- Black & Color combo: rated for 190 black pages and 165 color pages, retailing for $42.99
- Small black cartridge: rated for 190 black pages and retails for $18.99
- Black XL cartridge: rated for 480 black pages and retails for $35.99
- Tricolor XL cartridge: rated for 330 color pages for $35.99
Note: In another post, I also investigated Amazon Dash Replenishment for HP printers as another option for buying HP ink.
How Are Ink Cartridge Page Yields Determined?
There is an ISO standard for determining an ink cartridge’s average page yield that applies across all manufacturers. The most important part of these standards is how much ink is assumed to be used on the page:
- For black & white printing, 5% of the page is covered in ink.
- For color printing, usage tends to be more variable so there are a variety of test cases. Average coverage is 20% (5% with each of the 3 colors and 5% with black).
Your own usage could differ from the ISO page yield standard, depending on what you print. Printing a full-color photo would cover more than 20% of the page and printing a letterhead would cover less than 5% of the page.
Remanufactured 3rd Party Ink Cartridges
Remanufactured 3rd party ink cartridges are generally much less expensive than name-brand cartridges. They are also much more likely to have issues than brand-name ink.
Potential downsides to remanufactured 3rd party ink cartridges:
- Not always recognized by the printer.
- Prone to smearing after drying.
- Can fade over time.
- More likely to clog.
- Ink is usually not waterproof.
- Defective cartridges are more common.
Remanufactured ink cartridges are known for having problems, but they’re not all bad. This brand, for example, has a high rating and a fakespot grade of A. Their XL cartridge bundle (black & color) is $29.99, less than half the cost of HP brand cartridges ($29.99 versus $71.98).
A good rating is certainly no promise that they’ll be problem-free, though. There is always a bit of risk associated with 3rd party ink.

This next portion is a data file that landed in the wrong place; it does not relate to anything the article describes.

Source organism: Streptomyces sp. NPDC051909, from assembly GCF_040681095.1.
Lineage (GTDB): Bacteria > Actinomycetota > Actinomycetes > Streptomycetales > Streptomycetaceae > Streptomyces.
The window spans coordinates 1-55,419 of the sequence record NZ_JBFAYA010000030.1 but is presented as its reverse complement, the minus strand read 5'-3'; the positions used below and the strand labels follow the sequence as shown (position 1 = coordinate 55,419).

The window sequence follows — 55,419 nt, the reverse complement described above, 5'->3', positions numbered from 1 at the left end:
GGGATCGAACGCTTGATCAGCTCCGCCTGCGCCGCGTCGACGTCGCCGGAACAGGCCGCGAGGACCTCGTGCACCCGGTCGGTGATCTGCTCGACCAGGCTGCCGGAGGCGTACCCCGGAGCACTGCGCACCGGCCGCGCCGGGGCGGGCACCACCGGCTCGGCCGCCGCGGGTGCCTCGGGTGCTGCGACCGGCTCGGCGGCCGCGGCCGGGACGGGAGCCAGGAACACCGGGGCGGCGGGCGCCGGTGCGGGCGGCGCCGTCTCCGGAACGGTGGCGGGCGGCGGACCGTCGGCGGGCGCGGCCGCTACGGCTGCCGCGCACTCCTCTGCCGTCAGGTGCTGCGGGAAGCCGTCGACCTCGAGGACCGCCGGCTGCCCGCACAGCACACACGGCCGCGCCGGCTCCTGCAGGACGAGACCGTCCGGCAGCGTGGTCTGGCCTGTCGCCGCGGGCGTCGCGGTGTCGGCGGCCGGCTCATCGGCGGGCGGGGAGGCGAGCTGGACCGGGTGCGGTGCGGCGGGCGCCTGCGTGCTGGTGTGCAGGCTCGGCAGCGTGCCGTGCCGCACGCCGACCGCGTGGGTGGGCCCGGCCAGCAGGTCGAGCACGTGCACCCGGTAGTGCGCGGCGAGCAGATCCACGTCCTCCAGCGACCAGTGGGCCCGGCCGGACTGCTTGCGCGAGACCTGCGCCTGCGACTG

Costs Per Page of Various HP Ink Options
Below is a table of the cost per page for various ink options. For the HP Instant Ink plans, it’s assuming you’re using at least your allotted number of pages.
So, which option is right for you? It depends on how much you print.
Monthly Costs: HP Instant Ink Vs. Ink Cartridges
What’s My Best Option for HP Ink?
Based on the number of pages you print per month, here are your best options for HP Ink:
Who Would Benefit From HP Instant Ink?
People who would benefit most from HP Instant Ink are those who:
- Use more ink per page than most (many photos, etc).
- Print a consistent amount every month.
- Would only consider buying HP brand ink.
- Prefer a small monthly payment over the high one-time cost of large cartridges.
Who Would NOT Benefit From HP Instant Ink?
People who would NOT benefit from HP Instant Ink are those who:
- Don’t print consistently every month.
- Are willing to buy non-HP ink (and put up with any potential hassles).
- Would watch for ink sales to reduce the cost of HP brand ink below retail.
- Frequently print pages with small amounts of text.
- Don’t have a stable internet connection (since the printer won’t work without it).
- Are not willing to monitor their subscription usage.
Conclusion: Is HP Instant Ink Worth It?
So, in the end, is HP Instant Ink worth it? It’s not a clear answer. Printer ink is absurdly expensive, whichever way you go.
For those who print high volumes or use a lot of color ink, yes, it’s definitely a good deal. For those who print mostly text or on an inconsistent basis, it’s hard to answer.
If you’re willing to take a risk with 3rd party cartridges, you could probably save more.
The HP Instant Ink free plan could also be a great deal for those who print only occasionally. I think a combo of a laser printer for black & white printing with an HP Instant Ink free subscription for color printing would be the best value.